My Uncle Bob was called up for National Service not long after the Second World War ended and had to report to Blandford Camp, in Dorset.
As he was living in St Helen's in the north west this meant a train journey to the camp.
He travelled from Manchester (London Road) Piccadilly to Bournemouth. In those days Bournemouth was in Hampshire and the train he travelled on went through Bath.
Part of the route he travelled on was the Somerset and Dorset Joint Railway known as the S&D – referred to affectionately by many travellers as Slow and Dirty.
At that time the railway was owned by the London Midland & Scottish Railway with a station in Green Park, Bath. Northern people would travel down in the summer season to Bournemouth on express service trains.
The best known express train was the Pines Express.
The route had a summit at Masbury of 811 ft, which is quite steep for a steam locomotive and the Pines Express required “banking” – being assisted from the rear by another locomotive – to push it up the embankment.
Many trains were also double headed – two steam locos coupled together.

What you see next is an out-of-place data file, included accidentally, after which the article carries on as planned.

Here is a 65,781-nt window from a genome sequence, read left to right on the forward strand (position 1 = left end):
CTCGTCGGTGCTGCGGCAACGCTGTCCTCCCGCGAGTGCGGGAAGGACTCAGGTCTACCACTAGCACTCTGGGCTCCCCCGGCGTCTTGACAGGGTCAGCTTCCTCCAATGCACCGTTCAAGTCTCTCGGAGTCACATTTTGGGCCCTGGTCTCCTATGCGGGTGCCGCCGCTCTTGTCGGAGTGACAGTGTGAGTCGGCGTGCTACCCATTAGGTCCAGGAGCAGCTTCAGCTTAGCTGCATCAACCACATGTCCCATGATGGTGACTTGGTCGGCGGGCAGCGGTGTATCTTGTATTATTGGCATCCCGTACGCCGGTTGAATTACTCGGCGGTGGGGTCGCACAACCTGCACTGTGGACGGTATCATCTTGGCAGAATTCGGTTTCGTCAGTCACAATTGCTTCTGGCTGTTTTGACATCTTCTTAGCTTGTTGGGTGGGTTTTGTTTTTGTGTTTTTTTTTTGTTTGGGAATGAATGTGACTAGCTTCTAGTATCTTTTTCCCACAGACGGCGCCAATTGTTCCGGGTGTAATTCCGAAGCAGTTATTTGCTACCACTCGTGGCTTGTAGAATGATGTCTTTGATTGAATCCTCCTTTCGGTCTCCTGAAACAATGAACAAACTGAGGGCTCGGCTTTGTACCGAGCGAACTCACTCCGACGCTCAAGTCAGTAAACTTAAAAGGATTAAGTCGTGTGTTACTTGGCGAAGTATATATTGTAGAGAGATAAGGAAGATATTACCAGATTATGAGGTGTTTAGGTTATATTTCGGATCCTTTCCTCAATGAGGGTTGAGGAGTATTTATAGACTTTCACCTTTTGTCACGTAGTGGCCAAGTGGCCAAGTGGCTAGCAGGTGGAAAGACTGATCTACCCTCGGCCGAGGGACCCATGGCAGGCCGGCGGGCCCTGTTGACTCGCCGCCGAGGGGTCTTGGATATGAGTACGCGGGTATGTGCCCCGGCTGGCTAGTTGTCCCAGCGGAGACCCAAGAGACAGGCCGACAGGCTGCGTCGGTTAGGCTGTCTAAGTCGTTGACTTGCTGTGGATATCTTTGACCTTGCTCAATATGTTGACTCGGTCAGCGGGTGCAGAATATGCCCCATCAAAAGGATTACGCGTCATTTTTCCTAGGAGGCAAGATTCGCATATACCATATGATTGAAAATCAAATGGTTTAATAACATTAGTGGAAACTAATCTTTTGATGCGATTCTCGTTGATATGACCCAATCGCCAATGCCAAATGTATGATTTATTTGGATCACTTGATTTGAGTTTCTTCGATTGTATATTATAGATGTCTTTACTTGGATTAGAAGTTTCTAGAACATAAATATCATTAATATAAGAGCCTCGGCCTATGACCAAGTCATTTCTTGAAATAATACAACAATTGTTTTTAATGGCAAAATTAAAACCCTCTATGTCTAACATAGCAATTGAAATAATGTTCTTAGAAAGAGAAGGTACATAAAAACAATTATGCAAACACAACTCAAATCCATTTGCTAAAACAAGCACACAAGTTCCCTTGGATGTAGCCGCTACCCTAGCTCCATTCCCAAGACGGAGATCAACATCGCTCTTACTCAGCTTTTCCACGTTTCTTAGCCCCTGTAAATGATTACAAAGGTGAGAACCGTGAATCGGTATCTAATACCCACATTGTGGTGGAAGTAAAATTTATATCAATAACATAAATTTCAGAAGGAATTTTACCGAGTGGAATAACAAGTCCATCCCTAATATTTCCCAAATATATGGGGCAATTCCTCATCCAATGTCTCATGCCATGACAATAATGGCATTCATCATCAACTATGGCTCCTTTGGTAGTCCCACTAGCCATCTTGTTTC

Behind Green Park Station (Queens Square) was the Midland Yard with sidings and loco shed.
It had been the target of a bombing raid in the Second World War and 400 bombs missed it and fell on nearby Oldfield Park killing many people that night.
I worked for Stothert and Pitt in Bath who had acquired the Old Midland Yard in about 1970 and was used for structural building and to store materials.
I worked with many ex-railwayman in Stothert’s and they all had great tales to tell of their time on the S&DR.
Like all railwaymen they almost never acknowledged that BR existed!
In the 1980s Sainsbury’s supermarket acquired the yard and station for their new superstore.
Norris Kiddle, 68, who lives in Toothill, worked on the S&D and has built his own model railway layout.
Norris joined the S&D in 1960 just as it began to come to prominence as a line under threat of closure.
Norris was a shunter at Templecombe, this is where the S&D crossed the Salisbury and Yeovil Railway, later operated by the London South Western Railway and finally Southern Region BR. Templecombe was a small community, but this was quite an important junction and over the years it was remodelled and realigned more than once.
Norris as a shunter here had a problem when one day a rake of 12 coaches ran away from him in wet and blustery conditions.
Norris had to attend an “interview” with a railways inspector and was sent to Wincanton as a Porter Shunter.
But it suited Norris as it was his home. He soon got over this little setback to his career and was promoted up to subganger on the permanent way.
His father was also a member of the permanent way crew.
At that time there was much media interest in the S&D as it was to be a victim of the “Beeching Axe” and documentary films were being made by BBC and Sir John Betjeman and other TV channels to save it.
All this fell on the deaf ears of Transport Secretary Barbara Castle and the line had virtually closed by 1967.